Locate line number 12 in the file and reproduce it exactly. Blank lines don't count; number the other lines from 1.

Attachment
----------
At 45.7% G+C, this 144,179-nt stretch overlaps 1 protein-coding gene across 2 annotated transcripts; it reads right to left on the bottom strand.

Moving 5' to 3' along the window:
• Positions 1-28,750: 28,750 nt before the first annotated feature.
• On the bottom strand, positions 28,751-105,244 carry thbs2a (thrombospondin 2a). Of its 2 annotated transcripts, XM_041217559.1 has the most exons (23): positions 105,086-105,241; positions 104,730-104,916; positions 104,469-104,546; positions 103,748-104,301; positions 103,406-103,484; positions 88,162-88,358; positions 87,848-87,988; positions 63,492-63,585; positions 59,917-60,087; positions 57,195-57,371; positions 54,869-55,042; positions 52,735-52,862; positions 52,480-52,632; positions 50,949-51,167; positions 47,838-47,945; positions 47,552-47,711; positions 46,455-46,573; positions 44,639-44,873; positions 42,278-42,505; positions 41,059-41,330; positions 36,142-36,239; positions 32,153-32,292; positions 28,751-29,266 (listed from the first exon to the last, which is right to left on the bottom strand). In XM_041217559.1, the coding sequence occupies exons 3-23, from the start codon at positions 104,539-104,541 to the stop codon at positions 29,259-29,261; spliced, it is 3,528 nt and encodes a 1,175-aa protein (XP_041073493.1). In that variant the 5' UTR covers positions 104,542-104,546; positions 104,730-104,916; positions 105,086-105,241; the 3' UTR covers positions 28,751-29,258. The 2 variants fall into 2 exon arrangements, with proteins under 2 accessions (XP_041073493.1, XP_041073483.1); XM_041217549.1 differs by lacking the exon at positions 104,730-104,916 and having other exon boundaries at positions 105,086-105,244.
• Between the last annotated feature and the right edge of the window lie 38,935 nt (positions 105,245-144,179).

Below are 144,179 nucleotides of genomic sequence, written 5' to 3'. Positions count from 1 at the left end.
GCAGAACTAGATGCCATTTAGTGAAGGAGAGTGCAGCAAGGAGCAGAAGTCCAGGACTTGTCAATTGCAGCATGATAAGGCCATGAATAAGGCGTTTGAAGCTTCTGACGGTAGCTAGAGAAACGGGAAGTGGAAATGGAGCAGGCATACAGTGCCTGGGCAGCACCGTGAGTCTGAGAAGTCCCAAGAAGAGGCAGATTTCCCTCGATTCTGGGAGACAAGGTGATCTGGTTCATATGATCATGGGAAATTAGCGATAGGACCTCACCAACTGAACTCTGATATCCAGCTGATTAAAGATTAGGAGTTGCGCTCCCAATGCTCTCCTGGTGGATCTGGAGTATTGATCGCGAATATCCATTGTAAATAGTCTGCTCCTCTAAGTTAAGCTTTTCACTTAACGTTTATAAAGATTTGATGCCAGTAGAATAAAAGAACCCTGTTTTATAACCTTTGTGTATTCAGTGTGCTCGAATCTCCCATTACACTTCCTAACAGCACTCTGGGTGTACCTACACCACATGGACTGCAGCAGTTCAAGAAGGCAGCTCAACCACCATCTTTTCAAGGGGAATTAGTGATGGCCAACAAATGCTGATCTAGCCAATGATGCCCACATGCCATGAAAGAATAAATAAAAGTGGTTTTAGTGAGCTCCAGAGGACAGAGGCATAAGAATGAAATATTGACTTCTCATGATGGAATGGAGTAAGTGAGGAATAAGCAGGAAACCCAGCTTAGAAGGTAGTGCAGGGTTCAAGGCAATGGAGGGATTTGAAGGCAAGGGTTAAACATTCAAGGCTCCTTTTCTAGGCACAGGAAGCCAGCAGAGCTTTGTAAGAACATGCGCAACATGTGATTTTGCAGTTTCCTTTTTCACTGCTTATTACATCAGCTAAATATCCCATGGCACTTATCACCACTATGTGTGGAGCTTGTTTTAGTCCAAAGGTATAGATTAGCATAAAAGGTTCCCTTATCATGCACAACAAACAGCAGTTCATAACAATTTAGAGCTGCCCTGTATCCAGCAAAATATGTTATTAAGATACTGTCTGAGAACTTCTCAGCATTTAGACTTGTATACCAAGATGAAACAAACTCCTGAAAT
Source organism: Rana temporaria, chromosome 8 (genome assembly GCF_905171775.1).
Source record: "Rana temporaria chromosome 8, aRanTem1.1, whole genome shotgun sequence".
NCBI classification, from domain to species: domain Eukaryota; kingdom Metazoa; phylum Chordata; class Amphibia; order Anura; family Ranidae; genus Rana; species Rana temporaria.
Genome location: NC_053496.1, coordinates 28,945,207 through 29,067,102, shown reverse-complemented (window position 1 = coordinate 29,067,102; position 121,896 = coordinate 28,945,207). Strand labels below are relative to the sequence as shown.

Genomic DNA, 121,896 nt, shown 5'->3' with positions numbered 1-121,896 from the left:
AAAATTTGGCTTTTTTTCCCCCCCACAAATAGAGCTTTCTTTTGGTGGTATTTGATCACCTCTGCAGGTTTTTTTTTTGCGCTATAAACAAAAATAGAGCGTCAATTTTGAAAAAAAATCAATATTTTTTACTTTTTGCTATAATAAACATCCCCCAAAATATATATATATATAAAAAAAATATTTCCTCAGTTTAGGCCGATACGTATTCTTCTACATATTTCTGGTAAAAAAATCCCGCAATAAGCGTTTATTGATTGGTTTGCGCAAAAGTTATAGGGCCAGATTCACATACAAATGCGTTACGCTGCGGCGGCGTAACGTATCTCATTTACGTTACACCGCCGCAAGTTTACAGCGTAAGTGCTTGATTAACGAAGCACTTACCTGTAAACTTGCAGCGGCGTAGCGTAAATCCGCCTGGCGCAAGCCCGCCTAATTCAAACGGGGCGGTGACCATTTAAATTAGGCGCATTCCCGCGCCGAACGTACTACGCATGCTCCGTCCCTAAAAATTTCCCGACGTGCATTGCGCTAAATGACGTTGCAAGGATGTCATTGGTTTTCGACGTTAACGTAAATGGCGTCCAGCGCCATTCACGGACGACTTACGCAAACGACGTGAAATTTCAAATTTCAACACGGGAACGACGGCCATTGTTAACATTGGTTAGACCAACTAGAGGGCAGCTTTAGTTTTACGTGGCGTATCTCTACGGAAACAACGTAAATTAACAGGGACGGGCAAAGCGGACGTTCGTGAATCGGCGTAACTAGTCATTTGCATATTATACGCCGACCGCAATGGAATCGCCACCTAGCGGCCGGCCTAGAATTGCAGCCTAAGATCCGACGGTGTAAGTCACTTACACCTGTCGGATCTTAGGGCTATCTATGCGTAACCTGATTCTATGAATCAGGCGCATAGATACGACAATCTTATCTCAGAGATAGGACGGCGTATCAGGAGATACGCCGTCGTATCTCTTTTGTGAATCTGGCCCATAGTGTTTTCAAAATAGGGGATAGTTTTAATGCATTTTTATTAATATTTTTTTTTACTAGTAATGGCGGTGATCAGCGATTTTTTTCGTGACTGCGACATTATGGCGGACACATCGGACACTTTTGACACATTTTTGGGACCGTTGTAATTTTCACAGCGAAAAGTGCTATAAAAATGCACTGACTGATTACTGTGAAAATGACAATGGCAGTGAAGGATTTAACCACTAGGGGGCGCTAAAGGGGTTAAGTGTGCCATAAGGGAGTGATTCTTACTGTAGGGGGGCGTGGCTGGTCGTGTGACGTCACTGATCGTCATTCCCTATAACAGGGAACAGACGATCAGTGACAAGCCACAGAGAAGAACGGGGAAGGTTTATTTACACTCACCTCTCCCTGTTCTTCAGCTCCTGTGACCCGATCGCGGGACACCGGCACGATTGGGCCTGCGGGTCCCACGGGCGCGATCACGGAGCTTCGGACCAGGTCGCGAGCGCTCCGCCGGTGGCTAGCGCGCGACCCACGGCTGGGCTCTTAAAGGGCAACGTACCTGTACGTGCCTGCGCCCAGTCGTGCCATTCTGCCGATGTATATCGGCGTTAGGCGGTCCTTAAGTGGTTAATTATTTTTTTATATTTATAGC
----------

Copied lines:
Genomic DNA, 121,896 nt, shown 5'->3' with positions numbered 1-121,896 from the left: